Text: Matthew 21.6-11
Jesus’ “triumphal entry” is recorded in all four gospels. One word Matthew, Mark, and John include (that Luke leaves out) is “Hosanna.” While we often hear it in songs around Easter, its meaning can be difficult to understand. “Hosanna” originates in the Hebrew Old Testament and means “save me,” like something you’d yell if you were hanging on the edge of a cliff about to fall.
However, the word also shows up in the Greek New Testament and has a slightly different meaning. When Jesus’ followers cry out “Hosanna to the Son of David…Hosanna in the highest heaven!” (Matthew 21.9), they’re no longer saying, “Save me,” but “Salvation has come.” It’s the difference between hanging on the cliff versus having a rope thrown to you from your rescuer above. The meaning has changed from desperate need to joyful celebration.
This is true for us as well! Jesus has come, traveled the road to the cross, bore our sin, and been resurrected from the grave. We, too, can cry out “Hosanna,” salvation is here!
As you welcome God into the start of your day, worship the One who has come and rescued us. Listen to the song “Hosanna” by Hillsong. Personalize the words “Hosanna in the highest” as a prayer of worship and thanksgiving for all God’s done for you. Also, for a more in-depth perspective on today’s devotional, visit a teaching by theologian John Piper entitled “Hosanna.”
Text: Luke 19.41-44
As Jesus crests the Mount of Olives and Jerusalem appears below him across the valley, he begins to sob. With prophetic eyes, he sees the Roman siege ramps assaulting the city as residents and their children are slaughtered. His rejection by the people will not only bring death to him, but death to many.
He’s heartbroken and overwhelmed with grief over the tragedy of a lost opportunity: the Jews were visited by their Savior, but they didn’t know it. Instead of receiving him, they killed him.
When we run far from God, we suffer terribly—God is grieved by the agony we bring ourselves. As God looks on the pain we incur running from him, we can almost hear these words of Jesus: “If you. . .had only known . . . what would bring you peace… You did not recognize the time of God’s coming to you” (Luke 19.42a, 44b).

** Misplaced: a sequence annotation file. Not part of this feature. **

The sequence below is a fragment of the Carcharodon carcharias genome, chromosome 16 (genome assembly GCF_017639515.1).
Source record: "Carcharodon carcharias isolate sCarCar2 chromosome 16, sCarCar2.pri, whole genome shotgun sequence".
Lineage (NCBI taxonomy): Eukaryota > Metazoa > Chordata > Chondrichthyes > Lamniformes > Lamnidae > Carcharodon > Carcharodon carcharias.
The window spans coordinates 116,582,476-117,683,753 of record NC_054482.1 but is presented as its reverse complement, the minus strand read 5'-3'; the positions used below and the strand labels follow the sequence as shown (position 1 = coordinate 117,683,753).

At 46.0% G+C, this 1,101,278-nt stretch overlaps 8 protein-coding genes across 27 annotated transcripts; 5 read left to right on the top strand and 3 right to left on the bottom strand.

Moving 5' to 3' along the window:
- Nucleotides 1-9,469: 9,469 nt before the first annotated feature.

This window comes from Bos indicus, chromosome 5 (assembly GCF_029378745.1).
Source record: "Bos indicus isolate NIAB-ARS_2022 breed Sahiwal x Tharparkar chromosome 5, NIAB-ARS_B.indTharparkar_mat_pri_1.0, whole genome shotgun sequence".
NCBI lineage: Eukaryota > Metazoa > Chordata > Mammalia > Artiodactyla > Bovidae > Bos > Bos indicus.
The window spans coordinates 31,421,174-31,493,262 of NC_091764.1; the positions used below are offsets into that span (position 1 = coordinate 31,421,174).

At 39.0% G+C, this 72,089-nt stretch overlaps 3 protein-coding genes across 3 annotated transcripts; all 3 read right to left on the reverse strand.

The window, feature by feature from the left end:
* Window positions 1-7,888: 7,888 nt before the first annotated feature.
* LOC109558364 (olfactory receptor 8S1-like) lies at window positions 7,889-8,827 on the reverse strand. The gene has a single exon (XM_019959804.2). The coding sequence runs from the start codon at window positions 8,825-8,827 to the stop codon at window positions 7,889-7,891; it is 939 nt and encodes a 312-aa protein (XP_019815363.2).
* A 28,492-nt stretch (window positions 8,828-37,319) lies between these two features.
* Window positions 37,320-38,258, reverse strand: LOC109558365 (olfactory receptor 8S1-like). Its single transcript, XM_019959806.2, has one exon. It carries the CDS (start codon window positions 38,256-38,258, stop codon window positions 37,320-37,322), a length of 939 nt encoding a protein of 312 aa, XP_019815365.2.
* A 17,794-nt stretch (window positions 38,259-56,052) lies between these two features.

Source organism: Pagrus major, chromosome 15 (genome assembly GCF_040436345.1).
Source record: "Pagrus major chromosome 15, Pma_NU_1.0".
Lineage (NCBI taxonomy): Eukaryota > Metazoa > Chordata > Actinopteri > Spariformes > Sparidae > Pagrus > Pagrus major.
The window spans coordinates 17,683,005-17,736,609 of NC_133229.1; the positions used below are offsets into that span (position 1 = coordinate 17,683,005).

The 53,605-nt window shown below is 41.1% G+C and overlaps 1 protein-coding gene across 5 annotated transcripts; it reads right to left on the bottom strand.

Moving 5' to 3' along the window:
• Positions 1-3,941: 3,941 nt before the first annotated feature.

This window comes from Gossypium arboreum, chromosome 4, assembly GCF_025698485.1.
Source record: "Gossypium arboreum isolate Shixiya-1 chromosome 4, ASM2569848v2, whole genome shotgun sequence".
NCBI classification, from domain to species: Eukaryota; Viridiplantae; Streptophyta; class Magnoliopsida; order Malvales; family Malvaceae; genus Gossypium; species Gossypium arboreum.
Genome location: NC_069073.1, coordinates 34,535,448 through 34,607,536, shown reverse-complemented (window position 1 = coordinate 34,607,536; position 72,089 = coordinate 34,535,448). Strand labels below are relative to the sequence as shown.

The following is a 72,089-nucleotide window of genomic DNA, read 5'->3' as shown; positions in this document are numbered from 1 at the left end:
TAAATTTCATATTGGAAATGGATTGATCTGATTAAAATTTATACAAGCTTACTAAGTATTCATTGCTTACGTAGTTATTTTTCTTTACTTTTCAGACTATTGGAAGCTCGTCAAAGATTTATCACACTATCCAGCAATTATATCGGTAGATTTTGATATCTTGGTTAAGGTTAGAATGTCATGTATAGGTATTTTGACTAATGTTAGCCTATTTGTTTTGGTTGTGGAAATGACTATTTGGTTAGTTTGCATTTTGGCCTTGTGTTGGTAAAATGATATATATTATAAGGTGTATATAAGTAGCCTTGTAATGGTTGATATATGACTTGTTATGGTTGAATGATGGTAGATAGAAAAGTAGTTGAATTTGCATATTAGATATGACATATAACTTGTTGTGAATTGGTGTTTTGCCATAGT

Though difficult, reflect on a moment of pain you or a loved one has experienced as a result of running from God. We all have one. Consider the fact God’s heart breaks over our pain as he desires us to return to him in repentance. Ask God to give you his perspective on this pain as you experience the fullness and blessings of his rule in our lives.
Text: Luke 19.28-40
Jesus’ entrance into Jerusalem produced two polarizing reactions. First, many who traveled with him were convinced he was the coming King. These people rejoiced with loud and joyful praise as they celebrated the Kingdom he was to inaugurate (Luke 19.37-38).
Second, there were the antagonists: the Pharisees. These religious leaders had rejected Jesus, viewing him as a threat to their self-righteous system. They were aghast Jesus was receiving praise from his disciples and begged him to stop them (Luke 19.39).
Amid these sharply divided reactions, there was a third group: crowds who swayed depending on the developments of the day. One day they’re ardent followers, the next they’re keeping Jesus at a distance or actively hurling insults and verdicts of crucifixion. Their “conviction” lies solidly in public opinion: never grounded and always changing.
We, too, are challenged with how we will respond to Jesus. This week’s One Big Question . . . Can you pinpoint a time in your life when your opinion about Jesus shifted strongly one way or the other? Discuss this with your small group, close friend, or your family around the dinner table.
Text: Luke 19.28-38
“Humility is the noble ability to hold your powers for the good of others, not for personal gain.” -John Dickson, Humilitas.